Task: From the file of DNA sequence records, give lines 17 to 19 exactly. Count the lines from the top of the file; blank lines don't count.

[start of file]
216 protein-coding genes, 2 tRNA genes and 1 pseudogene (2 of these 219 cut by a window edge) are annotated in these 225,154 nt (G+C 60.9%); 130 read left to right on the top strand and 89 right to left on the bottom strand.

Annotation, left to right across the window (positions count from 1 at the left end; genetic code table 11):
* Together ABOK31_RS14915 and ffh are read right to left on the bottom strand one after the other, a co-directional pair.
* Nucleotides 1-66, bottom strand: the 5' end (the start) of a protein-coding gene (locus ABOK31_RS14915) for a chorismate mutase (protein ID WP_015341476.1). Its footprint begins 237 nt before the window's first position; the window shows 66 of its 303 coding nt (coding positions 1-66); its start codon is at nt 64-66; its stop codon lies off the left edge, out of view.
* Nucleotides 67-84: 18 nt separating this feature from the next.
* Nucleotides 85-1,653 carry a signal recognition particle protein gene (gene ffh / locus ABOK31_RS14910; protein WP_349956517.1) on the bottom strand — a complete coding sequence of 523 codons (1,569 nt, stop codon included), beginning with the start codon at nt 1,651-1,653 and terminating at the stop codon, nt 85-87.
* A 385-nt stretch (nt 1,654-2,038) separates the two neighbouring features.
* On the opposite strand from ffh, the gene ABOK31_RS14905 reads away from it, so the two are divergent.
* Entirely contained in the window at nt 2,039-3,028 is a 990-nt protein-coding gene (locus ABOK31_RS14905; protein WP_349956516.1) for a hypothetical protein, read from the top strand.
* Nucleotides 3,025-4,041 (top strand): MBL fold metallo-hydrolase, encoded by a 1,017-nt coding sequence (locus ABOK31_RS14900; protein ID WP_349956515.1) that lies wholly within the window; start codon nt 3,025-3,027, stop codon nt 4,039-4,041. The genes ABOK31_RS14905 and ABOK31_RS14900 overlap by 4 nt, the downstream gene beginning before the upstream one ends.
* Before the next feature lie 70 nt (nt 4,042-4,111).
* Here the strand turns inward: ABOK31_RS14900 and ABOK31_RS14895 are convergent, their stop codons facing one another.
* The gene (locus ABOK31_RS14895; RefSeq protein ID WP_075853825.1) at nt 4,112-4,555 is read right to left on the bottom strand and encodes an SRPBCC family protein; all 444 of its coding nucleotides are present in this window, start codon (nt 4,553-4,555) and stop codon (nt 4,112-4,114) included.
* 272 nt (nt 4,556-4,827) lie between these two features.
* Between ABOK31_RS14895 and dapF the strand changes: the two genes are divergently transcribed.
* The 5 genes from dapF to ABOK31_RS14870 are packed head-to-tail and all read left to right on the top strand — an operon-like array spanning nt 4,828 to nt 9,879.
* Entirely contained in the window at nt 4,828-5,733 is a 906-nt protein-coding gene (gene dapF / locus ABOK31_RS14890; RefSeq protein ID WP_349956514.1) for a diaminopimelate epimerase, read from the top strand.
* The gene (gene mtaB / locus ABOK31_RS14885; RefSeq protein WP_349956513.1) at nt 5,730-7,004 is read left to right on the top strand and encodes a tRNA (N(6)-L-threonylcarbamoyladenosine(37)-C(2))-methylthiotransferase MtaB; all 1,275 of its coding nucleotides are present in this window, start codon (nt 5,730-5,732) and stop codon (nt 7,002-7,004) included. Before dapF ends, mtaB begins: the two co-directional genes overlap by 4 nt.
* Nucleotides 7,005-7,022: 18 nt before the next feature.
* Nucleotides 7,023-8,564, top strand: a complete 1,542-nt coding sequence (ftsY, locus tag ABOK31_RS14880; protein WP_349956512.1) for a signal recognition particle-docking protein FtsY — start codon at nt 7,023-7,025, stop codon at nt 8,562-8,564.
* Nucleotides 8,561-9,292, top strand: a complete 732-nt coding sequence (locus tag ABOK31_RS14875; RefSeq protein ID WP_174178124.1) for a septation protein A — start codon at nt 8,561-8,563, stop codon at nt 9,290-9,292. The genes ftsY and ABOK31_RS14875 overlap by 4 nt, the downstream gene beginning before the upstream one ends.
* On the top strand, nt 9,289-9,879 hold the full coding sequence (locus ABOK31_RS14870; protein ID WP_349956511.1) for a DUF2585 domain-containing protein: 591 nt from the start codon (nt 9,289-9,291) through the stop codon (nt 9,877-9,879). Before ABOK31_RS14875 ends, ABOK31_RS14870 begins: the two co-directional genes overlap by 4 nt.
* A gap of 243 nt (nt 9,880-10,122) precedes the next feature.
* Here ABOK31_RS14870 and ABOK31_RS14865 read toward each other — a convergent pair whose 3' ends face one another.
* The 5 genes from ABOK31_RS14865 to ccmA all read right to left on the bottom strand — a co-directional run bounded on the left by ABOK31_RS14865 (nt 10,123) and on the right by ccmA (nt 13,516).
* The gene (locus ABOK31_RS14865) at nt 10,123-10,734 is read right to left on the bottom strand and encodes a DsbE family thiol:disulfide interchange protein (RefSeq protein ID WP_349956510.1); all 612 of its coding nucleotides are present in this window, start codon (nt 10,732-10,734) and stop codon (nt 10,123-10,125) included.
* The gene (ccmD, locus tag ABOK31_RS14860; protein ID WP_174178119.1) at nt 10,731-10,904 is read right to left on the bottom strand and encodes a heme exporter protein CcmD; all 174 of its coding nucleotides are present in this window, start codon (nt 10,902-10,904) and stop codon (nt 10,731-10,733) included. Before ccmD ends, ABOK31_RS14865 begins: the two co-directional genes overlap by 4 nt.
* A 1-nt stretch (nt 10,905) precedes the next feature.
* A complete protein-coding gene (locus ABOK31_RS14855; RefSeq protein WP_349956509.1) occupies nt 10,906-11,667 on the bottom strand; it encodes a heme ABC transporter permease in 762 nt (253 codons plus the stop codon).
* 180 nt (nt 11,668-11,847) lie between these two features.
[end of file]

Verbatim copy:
* Entirely contained in the window at nt 4,828-5,733 is a 906-nt protein-coding gene (gene dapF / locus ABOK31_RS14890; RefSeq protein ID WP_349956514.1) for a diaminopimelate epimerase, read from the top strand.
* The gene (gene mtaB / locus ABOK31_RS14885; RefSeq protein WP_349956513.1) at nt 5,730-7,004 is read left to right on the top strand and encodes a tRNA (N(6)-L-threonylcarbamoyladenosine(37)-C(2))-methylthiotransferase MtaB; all 1,275 of its coding nucleotides are present in this window, start codon (nt 5,730-5,732) and stop codon (nt 7,002-7,004) included. Before dapF ends, mtaB begins: the two co-directional genes overlap by 4 nt.
* Nucleotides 7,005-7,022: 18 nt before the next feature.